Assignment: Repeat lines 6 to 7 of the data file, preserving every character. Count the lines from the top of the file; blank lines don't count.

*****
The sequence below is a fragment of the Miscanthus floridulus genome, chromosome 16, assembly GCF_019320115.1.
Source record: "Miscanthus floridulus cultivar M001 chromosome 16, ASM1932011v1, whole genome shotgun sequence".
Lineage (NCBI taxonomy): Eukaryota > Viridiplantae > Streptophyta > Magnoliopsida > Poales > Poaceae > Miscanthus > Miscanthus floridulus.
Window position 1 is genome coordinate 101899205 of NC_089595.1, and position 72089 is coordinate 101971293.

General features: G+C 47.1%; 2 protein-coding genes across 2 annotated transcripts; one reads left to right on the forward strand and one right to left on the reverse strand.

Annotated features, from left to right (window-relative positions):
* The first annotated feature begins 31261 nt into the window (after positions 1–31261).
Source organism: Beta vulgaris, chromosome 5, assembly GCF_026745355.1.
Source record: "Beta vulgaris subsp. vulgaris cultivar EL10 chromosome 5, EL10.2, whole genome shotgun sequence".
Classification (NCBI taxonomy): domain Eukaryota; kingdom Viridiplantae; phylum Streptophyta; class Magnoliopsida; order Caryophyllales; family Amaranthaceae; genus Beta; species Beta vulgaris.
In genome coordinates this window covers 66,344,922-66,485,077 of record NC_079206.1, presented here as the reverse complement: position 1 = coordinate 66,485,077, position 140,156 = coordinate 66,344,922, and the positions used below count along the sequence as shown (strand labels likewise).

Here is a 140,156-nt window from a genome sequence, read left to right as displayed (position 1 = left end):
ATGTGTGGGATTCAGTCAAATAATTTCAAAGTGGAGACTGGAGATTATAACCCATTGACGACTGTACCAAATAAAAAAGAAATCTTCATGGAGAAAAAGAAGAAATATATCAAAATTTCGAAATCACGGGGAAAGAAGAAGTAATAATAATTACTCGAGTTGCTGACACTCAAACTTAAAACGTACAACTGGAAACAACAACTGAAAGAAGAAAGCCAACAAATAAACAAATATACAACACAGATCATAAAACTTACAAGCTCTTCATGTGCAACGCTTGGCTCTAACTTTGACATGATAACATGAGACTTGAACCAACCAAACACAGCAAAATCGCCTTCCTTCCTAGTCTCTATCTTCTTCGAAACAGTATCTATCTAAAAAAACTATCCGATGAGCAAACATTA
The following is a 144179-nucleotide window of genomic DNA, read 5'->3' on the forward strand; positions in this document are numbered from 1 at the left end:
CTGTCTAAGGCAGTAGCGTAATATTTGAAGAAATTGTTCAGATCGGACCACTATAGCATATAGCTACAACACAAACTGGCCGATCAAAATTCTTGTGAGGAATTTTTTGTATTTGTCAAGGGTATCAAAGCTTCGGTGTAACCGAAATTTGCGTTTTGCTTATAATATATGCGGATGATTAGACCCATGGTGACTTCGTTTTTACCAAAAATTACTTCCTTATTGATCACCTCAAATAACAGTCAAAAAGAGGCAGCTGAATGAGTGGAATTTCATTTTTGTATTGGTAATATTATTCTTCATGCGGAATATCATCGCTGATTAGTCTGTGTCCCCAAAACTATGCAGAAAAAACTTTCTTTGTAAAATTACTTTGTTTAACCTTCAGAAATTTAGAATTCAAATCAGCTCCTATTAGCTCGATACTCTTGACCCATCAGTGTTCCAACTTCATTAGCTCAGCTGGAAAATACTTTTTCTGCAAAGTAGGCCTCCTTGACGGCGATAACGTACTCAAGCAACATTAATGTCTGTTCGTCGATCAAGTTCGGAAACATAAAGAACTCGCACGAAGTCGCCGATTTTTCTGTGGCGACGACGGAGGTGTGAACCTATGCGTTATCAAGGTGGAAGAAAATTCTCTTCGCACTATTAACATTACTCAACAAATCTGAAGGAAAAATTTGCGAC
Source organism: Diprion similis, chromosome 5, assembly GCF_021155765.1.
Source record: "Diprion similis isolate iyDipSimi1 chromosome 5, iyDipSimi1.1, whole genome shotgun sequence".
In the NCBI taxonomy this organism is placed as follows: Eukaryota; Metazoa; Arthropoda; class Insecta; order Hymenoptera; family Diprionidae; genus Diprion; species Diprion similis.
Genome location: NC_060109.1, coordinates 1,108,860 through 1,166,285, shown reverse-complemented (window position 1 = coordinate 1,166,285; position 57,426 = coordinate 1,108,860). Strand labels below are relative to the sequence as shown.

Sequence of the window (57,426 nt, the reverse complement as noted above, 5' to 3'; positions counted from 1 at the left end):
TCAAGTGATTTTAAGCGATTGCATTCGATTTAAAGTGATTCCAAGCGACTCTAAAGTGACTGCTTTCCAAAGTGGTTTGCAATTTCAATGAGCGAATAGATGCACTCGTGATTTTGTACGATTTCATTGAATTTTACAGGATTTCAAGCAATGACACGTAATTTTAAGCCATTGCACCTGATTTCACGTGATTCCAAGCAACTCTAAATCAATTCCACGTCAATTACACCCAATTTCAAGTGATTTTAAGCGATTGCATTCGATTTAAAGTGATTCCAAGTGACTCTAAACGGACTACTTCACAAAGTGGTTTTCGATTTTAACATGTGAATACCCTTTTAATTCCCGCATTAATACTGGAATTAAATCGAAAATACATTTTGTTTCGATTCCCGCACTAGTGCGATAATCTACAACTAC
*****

Annotated features, from left to right (window-relative positions):
* The first annotated feature begins 31261 nt into the window (after positions 1–31261).